Hellpoint introduced a new feature that I haven’t seen in this genre of games before. The more you use your weapon the better it becomes. There’s an xp bar under every weapon in the game. Some of them are sectioned off by blue bars. Each bar represents a level your weapon can gain. It can be anything from a new ability to a passive perk. This is also how you unlock new spells in the game. If you’re using a staff you’ll start off with a generic fireball (it’s freaking huge by the way) and eventually, you’ll have access to some AOE attacks as well. I wouldn’t mind seeing some other games borrow this mechanic because it’s really, really neat. I ended up using every new weapon I found because I wanted to see what new abilities they unlocked. Leveling up staffs, or any ranged weapon, is harder than melee weapons since ranged weapons use up your SP (the blue bar under health).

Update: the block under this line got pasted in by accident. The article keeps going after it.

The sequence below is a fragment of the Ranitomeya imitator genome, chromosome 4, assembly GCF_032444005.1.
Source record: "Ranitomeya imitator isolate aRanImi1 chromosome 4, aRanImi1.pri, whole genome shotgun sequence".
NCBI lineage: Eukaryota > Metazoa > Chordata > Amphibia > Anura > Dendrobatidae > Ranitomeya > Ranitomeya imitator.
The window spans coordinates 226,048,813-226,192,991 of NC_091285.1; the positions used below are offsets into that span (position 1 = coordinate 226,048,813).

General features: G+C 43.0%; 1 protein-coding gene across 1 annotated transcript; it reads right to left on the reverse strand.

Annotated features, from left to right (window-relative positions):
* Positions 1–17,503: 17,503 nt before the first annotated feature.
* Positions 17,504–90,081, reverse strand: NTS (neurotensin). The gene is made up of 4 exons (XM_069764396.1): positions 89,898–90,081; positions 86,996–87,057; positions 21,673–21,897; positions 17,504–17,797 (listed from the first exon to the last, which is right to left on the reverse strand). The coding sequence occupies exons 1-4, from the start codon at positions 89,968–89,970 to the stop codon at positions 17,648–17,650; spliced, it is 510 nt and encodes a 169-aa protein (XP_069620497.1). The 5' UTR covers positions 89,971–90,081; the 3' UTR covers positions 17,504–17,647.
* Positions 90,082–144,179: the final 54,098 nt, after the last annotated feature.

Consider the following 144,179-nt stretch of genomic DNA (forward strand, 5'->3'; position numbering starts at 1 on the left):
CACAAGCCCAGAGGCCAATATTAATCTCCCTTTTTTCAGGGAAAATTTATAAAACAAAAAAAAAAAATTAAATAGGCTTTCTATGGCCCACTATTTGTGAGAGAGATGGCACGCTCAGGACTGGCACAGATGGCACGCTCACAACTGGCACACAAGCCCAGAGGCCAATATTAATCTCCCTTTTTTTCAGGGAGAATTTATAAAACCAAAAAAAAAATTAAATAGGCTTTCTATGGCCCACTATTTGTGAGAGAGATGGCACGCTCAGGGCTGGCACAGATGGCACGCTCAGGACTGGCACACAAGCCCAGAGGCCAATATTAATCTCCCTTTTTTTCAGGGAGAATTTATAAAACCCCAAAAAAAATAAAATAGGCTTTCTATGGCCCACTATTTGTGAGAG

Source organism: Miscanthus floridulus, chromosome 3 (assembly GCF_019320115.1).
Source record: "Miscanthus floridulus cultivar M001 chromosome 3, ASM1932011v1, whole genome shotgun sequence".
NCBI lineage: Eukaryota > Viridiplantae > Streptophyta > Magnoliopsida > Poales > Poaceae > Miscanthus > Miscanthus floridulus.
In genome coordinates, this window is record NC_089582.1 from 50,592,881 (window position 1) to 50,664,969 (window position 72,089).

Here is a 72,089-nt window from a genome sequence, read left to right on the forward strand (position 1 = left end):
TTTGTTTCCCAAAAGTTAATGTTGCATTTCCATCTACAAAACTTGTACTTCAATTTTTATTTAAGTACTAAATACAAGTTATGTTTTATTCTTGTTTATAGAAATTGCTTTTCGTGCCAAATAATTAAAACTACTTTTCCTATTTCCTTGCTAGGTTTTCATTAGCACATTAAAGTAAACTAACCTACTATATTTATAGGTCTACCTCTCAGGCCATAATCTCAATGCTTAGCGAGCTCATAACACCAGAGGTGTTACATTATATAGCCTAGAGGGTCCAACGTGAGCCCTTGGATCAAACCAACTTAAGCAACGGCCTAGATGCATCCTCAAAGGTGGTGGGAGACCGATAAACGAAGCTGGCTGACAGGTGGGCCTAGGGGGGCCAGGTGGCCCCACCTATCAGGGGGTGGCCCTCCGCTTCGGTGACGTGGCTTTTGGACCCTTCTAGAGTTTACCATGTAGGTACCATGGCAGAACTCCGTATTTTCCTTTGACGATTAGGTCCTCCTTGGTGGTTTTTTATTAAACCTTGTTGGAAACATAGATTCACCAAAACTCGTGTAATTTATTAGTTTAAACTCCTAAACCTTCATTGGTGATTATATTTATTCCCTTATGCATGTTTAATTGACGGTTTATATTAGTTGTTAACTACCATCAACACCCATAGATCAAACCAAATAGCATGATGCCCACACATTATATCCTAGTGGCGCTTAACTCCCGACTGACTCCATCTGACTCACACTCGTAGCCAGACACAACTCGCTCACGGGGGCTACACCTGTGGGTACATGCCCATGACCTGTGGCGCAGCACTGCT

Crafting new gear also plays a role in Hellpoint. As you fight your way through the horrors of the gigantic space station that you’re trapped on you’ll come across various different crafting materials and even some old weapons and armor that can be upgraded into better working versions of it. You can even slot augments into your weapons to give them new properties or to simply increase their attack power, which honestly worked the best. Adding elemental damage to my weapon had it doing little to no damage while simply increasing the amount of raw damage it did made it perform better.